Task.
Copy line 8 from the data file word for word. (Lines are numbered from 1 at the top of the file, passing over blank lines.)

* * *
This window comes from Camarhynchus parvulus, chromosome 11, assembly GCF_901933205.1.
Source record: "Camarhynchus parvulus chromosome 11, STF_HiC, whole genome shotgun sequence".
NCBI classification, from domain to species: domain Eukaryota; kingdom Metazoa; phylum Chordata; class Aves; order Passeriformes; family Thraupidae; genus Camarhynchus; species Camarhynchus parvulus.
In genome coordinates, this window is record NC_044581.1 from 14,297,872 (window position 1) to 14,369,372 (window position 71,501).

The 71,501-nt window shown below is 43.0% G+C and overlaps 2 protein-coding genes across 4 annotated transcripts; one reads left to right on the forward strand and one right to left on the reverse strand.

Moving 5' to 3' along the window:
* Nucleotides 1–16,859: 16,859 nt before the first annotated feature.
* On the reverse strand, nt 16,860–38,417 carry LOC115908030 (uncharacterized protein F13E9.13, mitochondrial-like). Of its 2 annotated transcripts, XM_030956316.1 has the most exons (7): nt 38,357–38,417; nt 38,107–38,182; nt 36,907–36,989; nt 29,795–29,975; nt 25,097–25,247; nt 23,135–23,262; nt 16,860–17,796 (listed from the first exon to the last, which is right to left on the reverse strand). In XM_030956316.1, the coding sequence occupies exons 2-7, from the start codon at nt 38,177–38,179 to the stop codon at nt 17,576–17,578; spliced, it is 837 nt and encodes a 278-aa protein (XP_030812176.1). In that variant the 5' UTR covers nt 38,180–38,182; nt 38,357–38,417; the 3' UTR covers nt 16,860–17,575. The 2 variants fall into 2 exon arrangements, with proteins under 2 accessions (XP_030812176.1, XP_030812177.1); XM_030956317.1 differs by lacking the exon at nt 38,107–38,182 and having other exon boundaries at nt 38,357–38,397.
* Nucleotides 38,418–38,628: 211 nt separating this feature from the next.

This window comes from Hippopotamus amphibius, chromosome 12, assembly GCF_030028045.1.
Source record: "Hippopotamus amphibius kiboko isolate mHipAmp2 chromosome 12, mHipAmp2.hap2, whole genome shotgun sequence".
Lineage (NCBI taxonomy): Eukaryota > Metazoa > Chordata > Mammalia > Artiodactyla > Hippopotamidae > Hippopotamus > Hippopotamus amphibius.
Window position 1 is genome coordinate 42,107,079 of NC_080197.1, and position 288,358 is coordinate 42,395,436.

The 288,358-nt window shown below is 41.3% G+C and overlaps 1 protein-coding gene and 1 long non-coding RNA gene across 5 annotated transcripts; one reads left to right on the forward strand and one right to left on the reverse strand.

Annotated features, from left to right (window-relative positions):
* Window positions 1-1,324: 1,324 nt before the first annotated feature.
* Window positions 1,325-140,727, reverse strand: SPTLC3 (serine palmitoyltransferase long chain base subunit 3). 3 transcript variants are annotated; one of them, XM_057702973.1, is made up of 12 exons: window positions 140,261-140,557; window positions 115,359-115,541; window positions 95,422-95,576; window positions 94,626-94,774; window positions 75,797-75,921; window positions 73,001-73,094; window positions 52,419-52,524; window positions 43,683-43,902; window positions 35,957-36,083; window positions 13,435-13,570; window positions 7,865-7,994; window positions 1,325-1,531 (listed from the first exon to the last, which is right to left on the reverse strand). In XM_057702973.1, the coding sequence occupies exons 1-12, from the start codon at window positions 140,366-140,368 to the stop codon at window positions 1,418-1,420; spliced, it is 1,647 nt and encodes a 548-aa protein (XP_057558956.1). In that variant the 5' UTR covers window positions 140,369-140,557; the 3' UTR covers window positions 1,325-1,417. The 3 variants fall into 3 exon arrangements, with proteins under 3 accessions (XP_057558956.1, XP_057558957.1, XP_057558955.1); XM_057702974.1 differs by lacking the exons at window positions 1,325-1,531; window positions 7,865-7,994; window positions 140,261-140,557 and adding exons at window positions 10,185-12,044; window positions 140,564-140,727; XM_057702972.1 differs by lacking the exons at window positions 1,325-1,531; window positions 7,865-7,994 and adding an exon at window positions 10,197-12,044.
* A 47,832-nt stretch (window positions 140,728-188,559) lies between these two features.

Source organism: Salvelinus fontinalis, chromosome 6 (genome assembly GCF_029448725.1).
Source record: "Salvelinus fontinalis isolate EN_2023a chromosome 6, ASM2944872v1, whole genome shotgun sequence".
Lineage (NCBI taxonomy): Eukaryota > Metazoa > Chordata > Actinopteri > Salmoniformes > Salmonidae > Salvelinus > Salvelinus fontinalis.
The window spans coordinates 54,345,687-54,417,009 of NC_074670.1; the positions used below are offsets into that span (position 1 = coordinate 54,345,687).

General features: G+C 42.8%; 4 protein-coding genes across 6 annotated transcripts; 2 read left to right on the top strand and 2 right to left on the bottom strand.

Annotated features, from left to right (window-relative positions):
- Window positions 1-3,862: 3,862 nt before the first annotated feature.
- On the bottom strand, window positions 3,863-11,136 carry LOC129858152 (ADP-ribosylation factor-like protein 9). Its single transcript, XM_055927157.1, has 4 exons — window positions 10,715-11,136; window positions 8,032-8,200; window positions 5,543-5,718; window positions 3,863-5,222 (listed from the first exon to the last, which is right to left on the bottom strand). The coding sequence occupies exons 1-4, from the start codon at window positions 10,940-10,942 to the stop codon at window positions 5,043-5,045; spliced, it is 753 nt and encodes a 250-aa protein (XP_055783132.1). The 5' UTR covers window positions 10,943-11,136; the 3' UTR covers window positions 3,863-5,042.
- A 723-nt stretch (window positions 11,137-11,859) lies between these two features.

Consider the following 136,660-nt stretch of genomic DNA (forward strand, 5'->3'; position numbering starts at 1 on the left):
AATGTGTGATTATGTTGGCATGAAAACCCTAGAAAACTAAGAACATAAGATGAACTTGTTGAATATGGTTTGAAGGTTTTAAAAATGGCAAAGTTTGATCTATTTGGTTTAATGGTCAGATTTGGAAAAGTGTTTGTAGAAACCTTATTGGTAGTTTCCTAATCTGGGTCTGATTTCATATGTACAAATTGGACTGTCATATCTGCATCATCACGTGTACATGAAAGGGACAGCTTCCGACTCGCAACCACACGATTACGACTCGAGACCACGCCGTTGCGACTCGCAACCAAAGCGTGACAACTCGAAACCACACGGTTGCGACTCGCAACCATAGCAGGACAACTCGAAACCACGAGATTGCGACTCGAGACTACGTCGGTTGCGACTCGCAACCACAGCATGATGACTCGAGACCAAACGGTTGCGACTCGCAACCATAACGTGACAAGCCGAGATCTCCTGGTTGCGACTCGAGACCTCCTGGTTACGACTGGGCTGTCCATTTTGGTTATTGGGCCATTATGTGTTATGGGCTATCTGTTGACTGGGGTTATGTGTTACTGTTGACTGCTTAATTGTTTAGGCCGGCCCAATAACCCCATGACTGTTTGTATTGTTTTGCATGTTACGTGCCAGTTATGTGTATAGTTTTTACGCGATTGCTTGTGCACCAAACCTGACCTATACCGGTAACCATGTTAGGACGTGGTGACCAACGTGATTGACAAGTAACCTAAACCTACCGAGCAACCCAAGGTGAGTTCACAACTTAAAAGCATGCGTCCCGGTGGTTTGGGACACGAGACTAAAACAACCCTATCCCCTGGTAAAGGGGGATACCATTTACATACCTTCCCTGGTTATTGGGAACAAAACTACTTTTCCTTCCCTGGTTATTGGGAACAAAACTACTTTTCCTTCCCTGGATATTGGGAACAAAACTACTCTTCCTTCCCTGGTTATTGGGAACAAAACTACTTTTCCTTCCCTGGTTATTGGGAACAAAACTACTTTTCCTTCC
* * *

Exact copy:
* On the reverse strand, nt 16,860–38,417 carry LOC115908030 (uncharacterized protein F13E9.13, mitochondrial-like). Of its 2 annotated transcripts, XM_030956316.1 has the most exons (7): nt 38,357–38,417; nt 38,107–38,182; nt 36,907–36,989; nt 29,795–29,975; nt 25,097–25,247; nt 23,135–23,262; nt 16,860–17,796 (listed from the first exon to the last, which is right to left on the reverse strand). In XM_030956316.1, the coding sequence occupies exons 2-7, from the start codon at nt 38,177–38,179 to the stop codon at nt 17,576–17,578; spliced, it is 837 nt and encodes a 278-aa protein (XP_030812176.1). In that variant the 5' UTR covers nt 38,180–38,182; nt 38,357–38,417; the 3' UTR covers nt 16,860–17,575. The 2 variants fall into 2 exon arrangements, with proteins under 2 accessions (XP_030812176.1, XP_030812177.1); XM_030956317.1 differs by lacking the exon at nt 38,107–38,182 and having other exon boundaries at nt 38,357–38,397.